Lists Home |
Date Index |
- To: Sean McGrath <firstname.lastname@example.org>, email@example.com
- Subject: RE: [xml-dev] W3C's five new XQuery/Xpath2 working drafts - Still missing Updates
- From: Jonathan Robie <firstname.lastname@example.org>
- Date: Wed, 02 Jan 2002 10:33:00 -0500
- In-reply-to: <email@example.com>
- References: <9A4FC925410C024792B85198DF1E97E4021BDA23@softwareag.com >
At 02:24 PM 1/2/2002 +0000, Sean McGrath wrote:
>>The larger issues that Mike Kay raises are critical: All this committee work
>>is for nothing if the result is too complex or expensive to actually use. I
>>am not all that much dumber than the average software developer, I have
>>followed the XML world full-time for 5 years now, and this
>>schema/PSVI/strongly-typed XQuery stuff makes my head spin. I can't imagine
>>what ordinary developers who don't focus on XML will think of it.
>>Actually, come to think of it, I can ... it will be C++ and the Windows API
>>all over again; few developers go anywhere near it without GUI tools and
>>wizards to hide the complexity behind a proprietary front end.
Formalisms are a helpful way to design something that is simple and
consistent. For most users, formalisms are not easy to grasp, so they are
not a good way to present a language to a user. Languages quite commonly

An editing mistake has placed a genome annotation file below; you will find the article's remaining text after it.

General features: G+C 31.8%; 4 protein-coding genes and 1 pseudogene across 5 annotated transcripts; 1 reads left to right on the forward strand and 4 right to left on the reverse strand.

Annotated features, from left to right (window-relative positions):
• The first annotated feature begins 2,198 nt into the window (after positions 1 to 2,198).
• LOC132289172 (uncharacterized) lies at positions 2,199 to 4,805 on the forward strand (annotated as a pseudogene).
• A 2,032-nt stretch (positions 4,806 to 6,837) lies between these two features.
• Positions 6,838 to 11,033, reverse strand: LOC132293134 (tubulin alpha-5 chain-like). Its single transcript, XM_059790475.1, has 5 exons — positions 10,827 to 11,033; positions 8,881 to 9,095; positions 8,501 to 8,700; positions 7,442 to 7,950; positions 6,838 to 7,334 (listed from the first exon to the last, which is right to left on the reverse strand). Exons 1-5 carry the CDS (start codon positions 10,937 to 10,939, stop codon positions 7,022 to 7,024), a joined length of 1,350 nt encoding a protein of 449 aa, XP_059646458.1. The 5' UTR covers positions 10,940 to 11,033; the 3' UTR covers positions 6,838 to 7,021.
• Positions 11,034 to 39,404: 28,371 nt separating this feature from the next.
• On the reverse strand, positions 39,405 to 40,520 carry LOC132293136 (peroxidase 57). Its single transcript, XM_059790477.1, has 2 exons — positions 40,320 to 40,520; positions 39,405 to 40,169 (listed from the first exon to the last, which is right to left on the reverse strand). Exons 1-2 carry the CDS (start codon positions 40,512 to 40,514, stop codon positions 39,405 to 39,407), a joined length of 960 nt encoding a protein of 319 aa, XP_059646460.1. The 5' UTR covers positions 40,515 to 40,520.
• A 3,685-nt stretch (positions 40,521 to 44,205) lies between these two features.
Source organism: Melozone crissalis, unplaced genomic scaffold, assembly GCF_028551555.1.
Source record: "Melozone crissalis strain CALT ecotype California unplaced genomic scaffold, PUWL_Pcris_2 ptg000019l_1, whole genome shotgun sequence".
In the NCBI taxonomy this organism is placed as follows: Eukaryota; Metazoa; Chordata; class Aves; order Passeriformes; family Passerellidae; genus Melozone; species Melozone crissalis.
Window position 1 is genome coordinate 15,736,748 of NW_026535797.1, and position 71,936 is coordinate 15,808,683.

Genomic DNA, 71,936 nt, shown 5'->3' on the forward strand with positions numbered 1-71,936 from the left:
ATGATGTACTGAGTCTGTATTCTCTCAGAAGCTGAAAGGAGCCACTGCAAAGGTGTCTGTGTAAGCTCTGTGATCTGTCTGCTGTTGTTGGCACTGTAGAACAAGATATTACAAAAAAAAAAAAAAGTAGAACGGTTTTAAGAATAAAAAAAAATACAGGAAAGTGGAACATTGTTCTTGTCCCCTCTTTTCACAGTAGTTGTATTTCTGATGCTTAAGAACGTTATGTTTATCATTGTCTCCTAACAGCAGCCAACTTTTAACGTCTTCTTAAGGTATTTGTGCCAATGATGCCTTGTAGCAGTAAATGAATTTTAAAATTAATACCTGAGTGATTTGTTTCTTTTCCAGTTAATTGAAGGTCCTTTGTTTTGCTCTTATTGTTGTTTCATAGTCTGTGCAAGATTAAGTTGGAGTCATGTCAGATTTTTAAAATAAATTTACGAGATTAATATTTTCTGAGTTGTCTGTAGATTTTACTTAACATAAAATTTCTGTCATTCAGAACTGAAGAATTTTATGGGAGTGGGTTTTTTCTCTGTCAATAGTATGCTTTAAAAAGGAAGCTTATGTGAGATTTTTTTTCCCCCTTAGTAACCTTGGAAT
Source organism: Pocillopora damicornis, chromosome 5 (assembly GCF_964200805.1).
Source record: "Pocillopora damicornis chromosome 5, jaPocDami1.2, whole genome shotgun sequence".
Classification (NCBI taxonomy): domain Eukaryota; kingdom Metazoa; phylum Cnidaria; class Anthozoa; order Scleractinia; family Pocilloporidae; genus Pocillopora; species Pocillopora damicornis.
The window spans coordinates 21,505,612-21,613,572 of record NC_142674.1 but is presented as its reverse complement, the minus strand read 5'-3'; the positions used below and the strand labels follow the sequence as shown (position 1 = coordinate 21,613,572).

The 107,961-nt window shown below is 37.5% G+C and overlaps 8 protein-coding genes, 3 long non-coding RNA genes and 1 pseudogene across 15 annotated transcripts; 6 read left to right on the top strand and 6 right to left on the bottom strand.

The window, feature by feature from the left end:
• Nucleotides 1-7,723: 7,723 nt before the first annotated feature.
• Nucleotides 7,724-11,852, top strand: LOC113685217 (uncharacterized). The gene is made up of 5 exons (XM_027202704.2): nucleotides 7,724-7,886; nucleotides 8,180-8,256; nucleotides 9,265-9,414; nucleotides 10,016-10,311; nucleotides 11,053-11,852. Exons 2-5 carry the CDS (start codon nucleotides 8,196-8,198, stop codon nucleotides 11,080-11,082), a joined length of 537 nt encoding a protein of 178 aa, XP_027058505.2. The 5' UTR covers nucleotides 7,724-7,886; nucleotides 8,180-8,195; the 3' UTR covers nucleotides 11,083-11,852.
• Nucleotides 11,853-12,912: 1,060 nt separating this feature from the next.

are designed using tools that the user is not exposed to - relatively few
users read the EBNF description of the languages they use, learn the formal
type system, or understand precisely how polymorphism is implemented. In a
well-designed language, this does not prevent them from using the syntax,
the types, polymorphism, etc based on an informal understanding.
RELAX-NG is a simple and straightforward language, but it is defined with
formalisms quite similar to those of the XML Query Formal Semantics. XML
Schema is not as simple and straightforward as RELAX-NG, and this may be
partly due to the fact that its formal semantics were defined after the
language itself - had it been done earlier, I think XML Schema would be
simpler for end users.
I think XQuery is pretty easy and straightforward for end users.
>Thus playing right into the hands of those who would make lock us in
>to their tools. As data owners, we need to fight this. When really smart
>people start talking about needing GUIs to grok what some notation really
>*means*, they are wittingly or otherwise heading down the vendor-lockin
>fork in the road.
I disagree - the formalisms ensure that the language is unambiguously
specified, which ensures interoperability.
Most programmers work perfectly well with a somewhat vague understanding of
what their languages do - adequate for programming, but not adequate for
implementing the language. I doubt very much that people will learn XQuery
by reading the Formal Semantics. The language specification itself is also
becoming more oriented toward implementors.
>I fully expect to get flamed for that statement but what the heck.
>I'm trying to grok some vendor locked in XML at the moment and consequently
>I'm not in a very good humour.
XQuery is being widely implemented - surely you are not claiming that it is
a proprietary vendor scheme? If so, which vendor are you accusing? Since
the original language, Quilt, was created by people from Software AG, IBM,
and Crossgain, I assume one or more of these companies must have hatched